Debate breaks out over North Carolina billboard

This billboard along an interstate near Winston-Salem, North Carolina, is being called sexist.

Story highlights

  • A protest for this weekend was organized on Facebook
  • The owner of the billboard says he's just the messenger

(CNN)It's just seven words long, but that's enough to start a firestorm: "Real men provide. Real women appreciate it."

A billboard containing those words sits along an interstate in North Carolina, and it's inflaming passions.
A group of those who don't like the billboard's message plan to hold a protest this weekend.
    Molly Grace says she's never organized a protest before, but she's putting one together now after seeing the billboard earlier this week.
    Grace, who owns a clothing and lifestyle store in Winston-Salem, says the point of the protest isn't to bring the billboard down (although she wouldn't be sad to see it go) but to rail against the message behind it.
    "We are not protesting the right to have a billboard or express a message on it," she said. "This is only a protest against the type of thinking that creates a message like that."
    Grace, who took to Facebook to organize the protest, feels the message promotes patriarchy and sexism and an antiquated way of thinking about women.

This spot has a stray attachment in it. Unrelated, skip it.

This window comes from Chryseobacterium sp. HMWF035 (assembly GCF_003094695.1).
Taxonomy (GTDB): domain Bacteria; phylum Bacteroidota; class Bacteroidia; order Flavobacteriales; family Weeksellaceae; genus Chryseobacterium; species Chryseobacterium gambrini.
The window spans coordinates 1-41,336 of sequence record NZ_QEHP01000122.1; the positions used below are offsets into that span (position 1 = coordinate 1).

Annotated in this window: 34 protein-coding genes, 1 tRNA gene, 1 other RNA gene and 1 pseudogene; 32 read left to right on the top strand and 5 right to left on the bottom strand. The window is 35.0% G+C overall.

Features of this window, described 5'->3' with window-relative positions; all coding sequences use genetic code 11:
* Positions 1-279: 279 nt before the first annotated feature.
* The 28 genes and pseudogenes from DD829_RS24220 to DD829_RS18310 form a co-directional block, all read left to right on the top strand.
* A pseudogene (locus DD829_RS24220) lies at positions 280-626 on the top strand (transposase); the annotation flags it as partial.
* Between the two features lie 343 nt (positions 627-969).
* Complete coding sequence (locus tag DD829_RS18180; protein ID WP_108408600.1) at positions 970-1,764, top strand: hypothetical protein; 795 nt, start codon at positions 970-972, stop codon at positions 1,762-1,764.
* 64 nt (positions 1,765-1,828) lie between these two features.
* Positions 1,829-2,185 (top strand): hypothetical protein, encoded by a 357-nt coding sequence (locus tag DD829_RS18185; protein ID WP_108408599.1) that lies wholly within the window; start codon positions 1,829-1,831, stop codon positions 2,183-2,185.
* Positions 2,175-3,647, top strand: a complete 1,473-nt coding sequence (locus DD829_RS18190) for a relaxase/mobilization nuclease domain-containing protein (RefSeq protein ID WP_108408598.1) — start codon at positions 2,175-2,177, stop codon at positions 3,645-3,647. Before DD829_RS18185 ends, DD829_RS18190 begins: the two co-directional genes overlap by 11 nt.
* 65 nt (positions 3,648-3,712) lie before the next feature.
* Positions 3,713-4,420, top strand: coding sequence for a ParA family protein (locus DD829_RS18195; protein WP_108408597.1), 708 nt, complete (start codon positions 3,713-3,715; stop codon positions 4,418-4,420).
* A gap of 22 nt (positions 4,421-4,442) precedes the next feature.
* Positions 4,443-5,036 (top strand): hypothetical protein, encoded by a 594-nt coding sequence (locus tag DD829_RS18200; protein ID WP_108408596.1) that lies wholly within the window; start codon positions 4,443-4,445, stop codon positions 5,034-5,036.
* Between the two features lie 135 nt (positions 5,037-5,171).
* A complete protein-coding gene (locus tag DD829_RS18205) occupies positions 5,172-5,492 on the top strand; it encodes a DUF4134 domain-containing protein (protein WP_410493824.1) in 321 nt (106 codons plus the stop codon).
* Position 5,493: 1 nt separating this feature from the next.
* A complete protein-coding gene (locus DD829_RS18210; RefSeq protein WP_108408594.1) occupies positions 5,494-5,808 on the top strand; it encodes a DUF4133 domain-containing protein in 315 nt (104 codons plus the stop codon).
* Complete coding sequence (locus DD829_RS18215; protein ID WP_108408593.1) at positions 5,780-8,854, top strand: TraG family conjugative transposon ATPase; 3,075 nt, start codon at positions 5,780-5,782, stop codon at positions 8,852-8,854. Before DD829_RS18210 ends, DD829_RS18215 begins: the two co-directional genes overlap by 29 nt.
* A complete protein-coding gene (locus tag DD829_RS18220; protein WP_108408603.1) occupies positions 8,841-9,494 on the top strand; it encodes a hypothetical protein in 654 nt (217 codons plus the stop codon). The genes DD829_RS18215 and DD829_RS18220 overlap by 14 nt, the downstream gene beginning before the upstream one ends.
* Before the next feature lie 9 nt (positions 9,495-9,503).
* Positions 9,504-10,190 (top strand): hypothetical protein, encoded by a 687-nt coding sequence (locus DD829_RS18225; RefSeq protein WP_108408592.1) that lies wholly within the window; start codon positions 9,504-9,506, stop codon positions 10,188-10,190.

"We are protesting the implied demand that women be silent and appreciate, regardless of whatever circumstances, their role as non-providers," she wrote in the post.
    Or, as she later told CNN, that women should "shut up and smile and be grateful for what this man does for you."
    Originally the protest was going to be held Sunday morning directly under the billboard, but that would have protesters standing directly next to a busy interstate, so for safety's sake, Grace is moving it to somewhere in downtown Winston-Salem.
    So far a couple of hundred people have said on Facebook that they will attend.

    Just the messenger

    So who put the billboard up?
    Bill Whiteheart knows, but he can't reveal who it is. Whiteheart, president of Whiteheart Outdoor Advertising, says the group that rented the billboard wants to stay anonymous, for now.
    Whiteheart would say the billboard cost the group about $2,000 and was put up Friday morning. The billboard is rented for 30 days but can be renewed to run longer if the group desires.
    He stressed that the message on the billboard shouldn't be confused as coming from his company.
    "We're not supportive of or in opposition to the message," he said. "We're just the messenger."